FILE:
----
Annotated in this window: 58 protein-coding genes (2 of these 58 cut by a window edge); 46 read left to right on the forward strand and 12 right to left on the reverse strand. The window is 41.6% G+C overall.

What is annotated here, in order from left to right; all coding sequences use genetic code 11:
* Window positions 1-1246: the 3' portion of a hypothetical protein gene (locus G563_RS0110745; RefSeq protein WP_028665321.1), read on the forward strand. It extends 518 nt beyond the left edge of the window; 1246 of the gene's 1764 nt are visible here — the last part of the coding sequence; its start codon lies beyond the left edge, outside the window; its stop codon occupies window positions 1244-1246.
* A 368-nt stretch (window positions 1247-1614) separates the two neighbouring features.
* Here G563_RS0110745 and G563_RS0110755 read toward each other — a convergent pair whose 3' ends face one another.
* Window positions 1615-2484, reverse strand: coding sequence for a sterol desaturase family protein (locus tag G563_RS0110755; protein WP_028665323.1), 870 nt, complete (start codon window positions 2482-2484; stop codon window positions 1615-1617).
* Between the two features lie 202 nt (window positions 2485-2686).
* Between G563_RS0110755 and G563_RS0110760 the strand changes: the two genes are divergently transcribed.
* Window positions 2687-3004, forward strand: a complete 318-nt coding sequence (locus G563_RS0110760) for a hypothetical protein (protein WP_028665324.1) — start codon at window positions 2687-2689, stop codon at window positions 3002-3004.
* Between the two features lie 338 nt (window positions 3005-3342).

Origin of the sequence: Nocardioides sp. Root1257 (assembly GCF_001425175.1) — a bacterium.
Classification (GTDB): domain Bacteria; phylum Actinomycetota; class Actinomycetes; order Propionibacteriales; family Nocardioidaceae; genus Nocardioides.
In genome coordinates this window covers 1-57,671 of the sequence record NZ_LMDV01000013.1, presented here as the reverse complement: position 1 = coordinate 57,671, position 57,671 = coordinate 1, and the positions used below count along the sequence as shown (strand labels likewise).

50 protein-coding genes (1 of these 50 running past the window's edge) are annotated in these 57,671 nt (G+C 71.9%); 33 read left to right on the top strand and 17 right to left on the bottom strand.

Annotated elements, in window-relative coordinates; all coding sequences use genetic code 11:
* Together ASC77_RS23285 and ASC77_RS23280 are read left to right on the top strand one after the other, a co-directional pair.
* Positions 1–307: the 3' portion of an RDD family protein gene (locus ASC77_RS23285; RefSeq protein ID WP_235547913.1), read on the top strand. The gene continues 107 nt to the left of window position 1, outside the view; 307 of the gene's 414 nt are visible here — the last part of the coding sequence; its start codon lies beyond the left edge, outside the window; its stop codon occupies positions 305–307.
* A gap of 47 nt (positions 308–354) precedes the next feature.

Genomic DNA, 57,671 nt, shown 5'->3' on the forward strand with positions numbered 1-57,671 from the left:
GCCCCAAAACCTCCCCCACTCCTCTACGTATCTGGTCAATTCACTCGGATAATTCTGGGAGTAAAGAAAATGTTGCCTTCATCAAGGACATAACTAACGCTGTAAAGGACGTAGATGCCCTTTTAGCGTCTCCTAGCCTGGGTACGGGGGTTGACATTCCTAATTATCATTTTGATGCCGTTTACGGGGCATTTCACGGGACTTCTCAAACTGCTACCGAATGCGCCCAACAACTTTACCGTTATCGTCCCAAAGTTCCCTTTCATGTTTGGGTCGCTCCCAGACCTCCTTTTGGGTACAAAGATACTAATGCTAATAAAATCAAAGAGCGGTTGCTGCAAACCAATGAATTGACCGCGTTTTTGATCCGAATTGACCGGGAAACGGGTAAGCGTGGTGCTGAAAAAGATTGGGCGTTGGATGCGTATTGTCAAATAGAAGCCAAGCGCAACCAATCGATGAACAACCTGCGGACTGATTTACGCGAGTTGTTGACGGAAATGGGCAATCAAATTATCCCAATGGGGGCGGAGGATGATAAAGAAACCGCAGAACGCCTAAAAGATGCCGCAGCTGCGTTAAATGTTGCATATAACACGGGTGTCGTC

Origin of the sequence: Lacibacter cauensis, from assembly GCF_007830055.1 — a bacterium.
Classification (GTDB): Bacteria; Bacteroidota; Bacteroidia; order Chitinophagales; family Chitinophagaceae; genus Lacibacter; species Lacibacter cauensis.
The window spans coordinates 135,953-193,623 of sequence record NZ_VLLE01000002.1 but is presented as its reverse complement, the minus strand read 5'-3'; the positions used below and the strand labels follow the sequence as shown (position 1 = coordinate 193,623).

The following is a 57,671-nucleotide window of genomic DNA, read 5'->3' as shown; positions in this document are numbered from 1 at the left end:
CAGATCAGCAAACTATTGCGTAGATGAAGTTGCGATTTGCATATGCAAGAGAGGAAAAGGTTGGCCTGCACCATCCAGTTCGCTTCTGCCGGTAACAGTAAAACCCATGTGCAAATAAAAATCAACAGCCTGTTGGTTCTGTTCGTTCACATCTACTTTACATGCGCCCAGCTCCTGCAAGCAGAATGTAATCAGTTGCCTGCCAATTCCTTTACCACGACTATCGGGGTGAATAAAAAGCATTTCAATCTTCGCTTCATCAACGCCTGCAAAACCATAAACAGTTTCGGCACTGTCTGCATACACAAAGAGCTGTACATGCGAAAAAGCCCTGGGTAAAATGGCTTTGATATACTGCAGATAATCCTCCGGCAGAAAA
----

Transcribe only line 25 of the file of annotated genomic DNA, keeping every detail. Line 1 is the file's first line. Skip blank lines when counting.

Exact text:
CAGATCAGCAAACTATTGCGTAGATGAAGTTGCGATTTGCATATGCAAGAGAGGAAAAGGTTGGCCTGCACCATCCAGTTCGCTTCTGCCGGTAACAGTAAAACCCATGTGCAAATAAAAATCAACAGCCTGTTGGTTCTGTTCGTTCACATCTACTTTACATGCGCCCAGCTCCTGCAAGCAGAATGTAATCAGTTGCCTGCCAATTCCTTTACCACGACTATCGGGGTGAATAAAAAGCATTTCAATCTTCGCTTCATCAACGCCTGCAAAACCATAAACAGTTTCGGCACTGTCTGCATACACAAAGAGCTGTACATGCGAAAAAGCCCTGGGTAAAATGGCTTTGATATACTGCAGATAATCCTCCGGCAGAAAA